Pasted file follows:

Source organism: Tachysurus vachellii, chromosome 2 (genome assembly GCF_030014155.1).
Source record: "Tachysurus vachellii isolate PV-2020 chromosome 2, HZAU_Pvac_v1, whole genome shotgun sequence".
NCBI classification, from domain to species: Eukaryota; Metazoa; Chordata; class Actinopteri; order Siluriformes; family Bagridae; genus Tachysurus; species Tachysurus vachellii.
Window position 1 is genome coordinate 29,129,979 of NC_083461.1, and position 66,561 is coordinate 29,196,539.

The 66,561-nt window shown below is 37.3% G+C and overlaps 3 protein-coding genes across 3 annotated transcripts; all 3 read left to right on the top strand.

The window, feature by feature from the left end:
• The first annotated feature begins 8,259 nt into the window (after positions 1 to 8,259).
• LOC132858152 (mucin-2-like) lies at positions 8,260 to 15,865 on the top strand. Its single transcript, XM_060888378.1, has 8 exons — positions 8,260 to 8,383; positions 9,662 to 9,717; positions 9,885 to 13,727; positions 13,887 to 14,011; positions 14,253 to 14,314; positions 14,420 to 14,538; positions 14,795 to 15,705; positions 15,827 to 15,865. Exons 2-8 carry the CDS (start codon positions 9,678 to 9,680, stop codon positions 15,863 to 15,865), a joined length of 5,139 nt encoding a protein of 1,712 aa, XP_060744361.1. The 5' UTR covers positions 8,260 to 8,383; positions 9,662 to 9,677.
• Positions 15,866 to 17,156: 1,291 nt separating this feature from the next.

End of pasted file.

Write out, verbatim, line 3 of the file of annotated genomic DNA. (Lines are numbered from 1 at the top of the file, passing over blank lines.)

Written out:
NCBI classification, from domain to species: Eukaryota; Metazoa; Chordata; class Actinopteri; order Siluriformes; family Bagridae; genus Tachysurus; species Tachysurus vachellii.